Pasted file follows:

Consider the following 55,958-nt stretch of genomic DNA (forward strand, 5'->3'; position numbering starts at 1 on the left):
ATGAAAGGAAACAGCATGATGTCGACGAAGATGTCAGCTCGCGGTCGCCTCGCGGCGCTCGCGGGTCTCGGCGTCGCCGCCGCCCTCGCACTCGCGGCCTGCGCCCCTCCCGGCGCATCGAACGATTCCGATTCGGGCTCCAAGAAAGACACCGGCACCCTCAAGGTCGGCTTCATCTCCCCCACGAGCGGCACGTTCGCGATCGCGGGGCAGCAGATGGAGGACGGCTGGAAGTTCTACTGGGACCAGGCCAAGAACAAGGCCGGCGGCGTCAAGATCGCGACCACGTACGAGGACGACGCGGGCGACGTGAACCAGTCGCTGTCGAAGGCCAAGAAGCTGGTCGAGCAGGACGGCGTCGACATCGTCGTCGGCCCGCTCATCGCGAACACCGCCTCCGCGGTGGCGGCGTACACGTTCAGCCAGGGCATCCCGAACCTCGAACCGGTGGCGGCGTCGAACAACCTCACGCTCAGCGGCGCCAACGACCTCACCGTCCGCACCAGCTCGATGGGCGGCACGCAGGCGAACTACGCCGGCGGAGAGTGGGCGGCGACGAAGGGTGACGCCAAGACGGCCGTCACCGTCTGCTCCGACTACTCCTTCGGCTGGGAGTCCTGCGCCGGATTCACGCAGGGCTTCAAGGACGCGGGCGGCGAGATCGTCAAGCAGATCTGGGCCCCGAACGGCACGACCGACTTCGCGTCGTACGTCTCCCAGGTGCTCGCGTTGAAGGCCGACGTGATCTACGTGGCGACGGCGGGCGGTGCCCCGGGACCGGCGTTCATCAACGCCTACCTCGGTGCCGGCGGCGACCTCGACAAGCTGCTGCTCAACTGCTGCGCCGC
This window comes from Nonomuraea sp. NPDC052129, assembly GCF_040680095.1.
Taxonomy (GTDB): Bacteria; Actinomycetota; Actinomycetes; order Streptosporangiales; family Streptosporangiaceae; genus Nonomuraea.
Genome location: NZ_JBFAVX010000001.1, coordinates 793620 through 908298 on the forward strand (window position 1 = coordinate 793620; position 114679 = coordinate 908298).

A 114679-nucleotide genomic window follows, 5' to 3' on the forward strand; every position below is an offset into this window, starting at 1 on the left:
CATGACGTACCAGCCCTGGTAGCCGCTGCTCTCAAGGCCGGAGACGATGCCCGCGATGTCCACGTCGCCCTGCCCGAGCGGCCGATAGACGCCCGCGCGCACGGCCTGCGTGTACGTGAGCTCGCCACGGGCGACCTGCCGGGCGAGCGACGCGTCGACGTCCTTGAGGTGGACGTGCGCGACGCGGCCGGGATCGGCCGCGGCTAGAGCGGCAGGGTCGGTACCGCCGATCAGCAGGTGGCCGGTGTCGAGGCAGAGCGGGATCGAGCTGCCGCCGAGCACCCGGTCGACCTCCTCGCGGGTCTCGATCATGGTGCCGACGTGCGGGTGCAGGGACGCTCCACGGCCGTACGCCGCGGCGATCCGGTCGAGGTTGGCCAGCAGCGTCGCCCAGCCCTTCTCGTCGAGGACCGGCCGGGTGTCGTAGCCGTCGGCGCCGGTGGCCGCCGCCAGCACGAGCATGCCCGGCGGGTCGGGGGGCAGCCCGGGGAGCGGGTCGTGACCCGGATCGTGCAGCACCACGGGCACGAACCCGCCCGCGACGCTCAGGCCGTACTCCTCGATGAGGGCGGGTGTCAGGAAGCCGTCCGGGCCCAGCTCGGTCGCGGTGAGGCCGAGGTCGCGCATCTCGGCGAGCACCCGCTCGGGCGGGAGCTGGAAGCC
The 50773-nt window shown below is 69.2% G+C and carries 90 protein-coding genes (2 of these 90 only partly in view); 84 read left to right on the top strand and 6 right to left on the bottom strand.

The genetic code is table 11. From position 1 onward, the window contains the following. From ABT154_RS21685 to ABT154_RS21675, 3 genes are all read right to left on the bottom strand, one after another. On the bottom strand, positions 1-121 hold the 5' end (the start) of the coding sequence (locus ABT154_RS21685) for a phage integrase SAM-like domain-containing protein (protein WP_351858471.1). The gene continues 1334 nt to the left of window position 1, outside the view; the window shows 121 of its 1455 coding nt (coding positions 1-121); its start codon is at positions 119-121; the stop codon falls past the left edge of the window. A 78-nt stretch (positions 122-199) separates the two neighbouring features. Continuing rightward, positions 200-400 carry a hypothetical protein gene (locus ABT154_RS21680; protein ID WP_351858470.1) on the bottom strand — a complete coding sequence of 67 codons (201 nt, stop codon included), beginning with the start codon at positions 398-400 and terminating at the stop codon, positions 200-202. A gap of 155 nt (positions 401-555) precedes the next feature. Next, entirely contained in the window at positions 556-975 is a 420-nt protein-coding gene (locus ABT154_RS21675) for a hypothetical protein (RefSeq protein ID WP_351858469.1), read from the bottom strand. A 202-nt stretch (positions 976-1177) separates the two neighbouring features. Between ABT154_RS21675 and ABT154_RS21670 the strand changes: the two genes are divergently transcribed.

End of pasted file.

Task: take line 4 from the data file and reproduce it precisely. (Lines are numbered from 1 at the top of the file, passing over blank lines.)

Taxonomy (GTDB): Bacteria; Actinomycetota; Actinomycetes; order Streptosporangiales; family Streptosporangiaceae; genus Nonomuraea.